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We had an online meeting with a prospective client and here’s how one part of the conversation about our representation agreement went (and I paraphrase).

Client: Your fees are 25% higher than the other people we talked with.

Me: So… (pause), Okay… You’ve told us we’re more capable and professional than the others, so what’s the issue?

Client: Okay, the fee is fine. Let’s discuss the other subjects.

The key to the above is what happened in all the other meetings and calls as we built credibility. I’ve come to realize I do very little talking in meetings with prospective clients. I ask a lot of questions and let them talk. I also tell a lot of stories (because stories sell).

When coaching other advisors, I found there was a tendency to want to tell, tell, tell. It’s like the widget salesperson who expounds profusely on how great the company’s widget is only to find out the potential customer doesn’t use widgets they use gizmos.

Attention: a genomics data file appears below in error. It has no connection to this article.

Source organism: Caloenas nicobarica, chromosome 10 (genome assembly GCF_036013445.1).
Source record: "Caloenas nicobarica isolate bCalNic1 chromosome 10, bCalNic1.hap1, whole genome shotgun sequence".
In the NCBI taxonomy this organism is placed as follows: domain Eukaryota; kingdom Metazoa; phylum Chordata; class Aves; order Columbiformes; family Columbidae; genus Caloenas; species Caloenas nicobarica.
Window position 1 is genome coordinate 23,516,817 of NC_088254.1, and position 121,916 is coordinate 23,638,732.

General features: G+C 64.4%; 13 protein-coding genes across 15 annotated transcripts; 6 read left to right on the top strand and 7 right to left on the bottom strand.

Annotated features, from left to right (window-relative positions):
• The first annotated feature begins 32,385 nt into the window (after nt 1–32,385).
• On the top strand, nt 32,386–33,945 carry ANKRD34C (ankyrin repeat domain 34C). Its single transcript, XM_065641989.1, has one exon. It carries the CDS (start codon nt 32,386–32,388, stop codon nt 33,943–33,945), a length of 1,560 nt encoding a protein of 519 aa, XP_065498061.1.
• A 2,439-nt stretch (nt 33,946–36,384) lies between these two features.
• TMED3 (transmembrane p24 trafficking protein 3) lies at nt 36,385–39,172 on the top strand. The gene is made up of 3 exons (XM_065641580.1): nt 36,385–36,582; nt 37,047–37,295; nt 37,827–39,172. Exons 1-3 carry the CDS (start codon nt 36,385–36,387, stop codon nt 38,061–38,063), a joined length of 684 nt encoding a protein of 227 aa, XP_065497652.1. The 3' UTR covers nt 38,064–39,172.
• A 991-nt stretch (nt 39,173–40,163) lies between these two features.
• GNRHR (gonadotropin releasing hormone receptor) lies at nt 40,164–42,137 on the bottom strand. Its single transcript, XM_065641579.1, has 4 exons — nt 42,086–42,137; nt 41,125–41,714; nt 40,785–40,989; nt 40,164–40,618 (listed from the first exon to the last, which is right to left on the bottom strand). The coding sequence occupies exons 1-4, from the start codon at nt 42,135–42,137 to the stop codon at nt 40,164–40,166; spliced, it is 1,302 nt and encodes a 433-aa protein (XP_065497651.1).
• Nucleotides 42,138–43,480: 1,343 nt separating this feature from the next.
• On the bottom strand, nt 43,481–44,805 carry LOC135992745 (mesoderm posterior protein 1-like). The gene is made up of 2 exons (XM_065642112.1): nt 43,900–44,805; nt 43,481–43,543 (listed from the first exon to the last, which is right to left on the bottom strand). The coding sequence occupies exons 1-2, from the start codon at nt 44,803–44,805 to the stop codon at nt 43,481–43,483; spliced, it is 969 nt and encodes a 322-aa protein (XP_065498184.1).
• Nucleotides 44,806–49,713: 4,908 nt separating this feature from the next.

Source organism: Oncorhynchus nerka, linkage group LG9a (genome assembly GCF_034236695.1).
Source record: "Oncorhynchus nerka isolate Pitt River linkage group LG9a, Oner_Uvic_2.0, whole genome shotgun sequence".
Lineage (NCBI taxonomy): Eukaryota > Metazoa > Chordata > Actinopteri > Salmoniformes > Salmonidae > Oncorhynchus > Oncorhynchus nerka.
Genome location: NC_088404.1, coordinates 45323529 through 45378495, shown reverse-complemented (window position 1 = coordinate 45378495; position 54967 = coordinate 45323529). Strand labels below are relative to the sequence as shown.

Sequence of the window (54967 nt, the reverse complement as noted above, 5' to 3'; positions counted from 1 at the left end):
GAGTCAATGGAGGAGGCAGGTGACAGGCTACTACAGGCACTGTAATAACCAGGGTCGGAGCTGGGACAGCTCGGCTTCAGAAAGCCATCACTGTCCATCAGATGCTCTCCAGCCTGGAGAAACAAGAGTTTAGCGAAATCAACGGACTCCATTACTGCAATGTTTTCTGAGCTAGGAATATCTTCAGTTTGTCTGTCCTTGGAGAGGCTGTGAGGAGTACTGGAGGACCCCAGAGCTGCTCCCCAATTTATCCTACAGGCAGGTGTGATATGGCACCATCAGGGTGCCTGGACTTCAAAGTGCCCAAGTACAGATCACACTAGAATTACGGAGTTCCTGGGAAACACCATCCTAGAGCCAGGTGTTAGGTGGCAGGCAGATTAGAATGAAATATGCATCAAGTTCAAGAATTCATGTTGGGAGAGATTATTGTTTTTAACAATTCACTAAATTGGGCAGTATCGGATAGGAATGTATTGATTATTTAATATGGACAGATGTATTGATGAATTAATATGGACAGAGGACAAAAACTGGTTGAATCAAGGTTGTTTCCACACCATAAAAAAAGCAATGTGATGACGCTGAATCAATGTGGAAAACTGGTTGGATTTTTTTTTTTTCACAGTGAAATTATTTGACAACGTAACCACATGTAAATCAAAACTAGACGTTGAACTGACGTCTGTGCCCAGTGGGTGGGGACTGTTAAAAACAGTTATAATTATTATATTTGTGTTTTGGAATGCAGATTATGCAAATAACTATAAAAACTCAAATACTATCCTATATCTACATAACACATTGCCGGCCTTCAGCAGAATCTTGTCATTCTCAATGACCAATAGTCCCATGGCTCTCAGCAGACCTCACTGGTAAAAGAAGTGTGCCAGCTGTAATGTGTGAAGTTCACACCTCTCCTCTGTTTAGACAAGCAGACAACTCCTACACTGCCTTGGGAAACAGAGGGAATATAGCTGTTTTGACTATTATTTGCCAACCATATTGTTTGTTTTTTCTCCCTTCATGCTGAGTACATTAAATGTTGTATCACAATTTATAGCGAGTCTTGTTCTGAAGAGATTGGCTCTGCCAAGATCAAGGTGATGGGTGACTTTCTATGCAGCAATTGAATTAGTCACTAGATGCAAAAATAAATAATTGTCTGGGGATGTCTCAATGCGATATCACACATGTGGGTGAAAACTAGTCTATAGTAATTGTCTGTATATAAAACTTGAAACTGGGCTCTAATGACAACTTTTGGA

In the above example, prior to the outlined call, we had:

  • Done a mini due diligence to understand the business.
  • Given insights on their market of prospective buyers and how the process works.
  • Shared concerns buyers might have (and how to overcome them).
  • Gave tips on actions they should take and not take at this time.

A successful ending is what it’s all about. I’ve seen business buyers negotiate a .125% interest rate change while ignoring other loan details and, especially, what’s it like working with the bank post-close. Stay focused on the big picture and build credibility through knowledge and providing value not bragging.

“Opportunities come infrequently. When it rains gold, put out the bucket, not the thimble.” Warren Buffett

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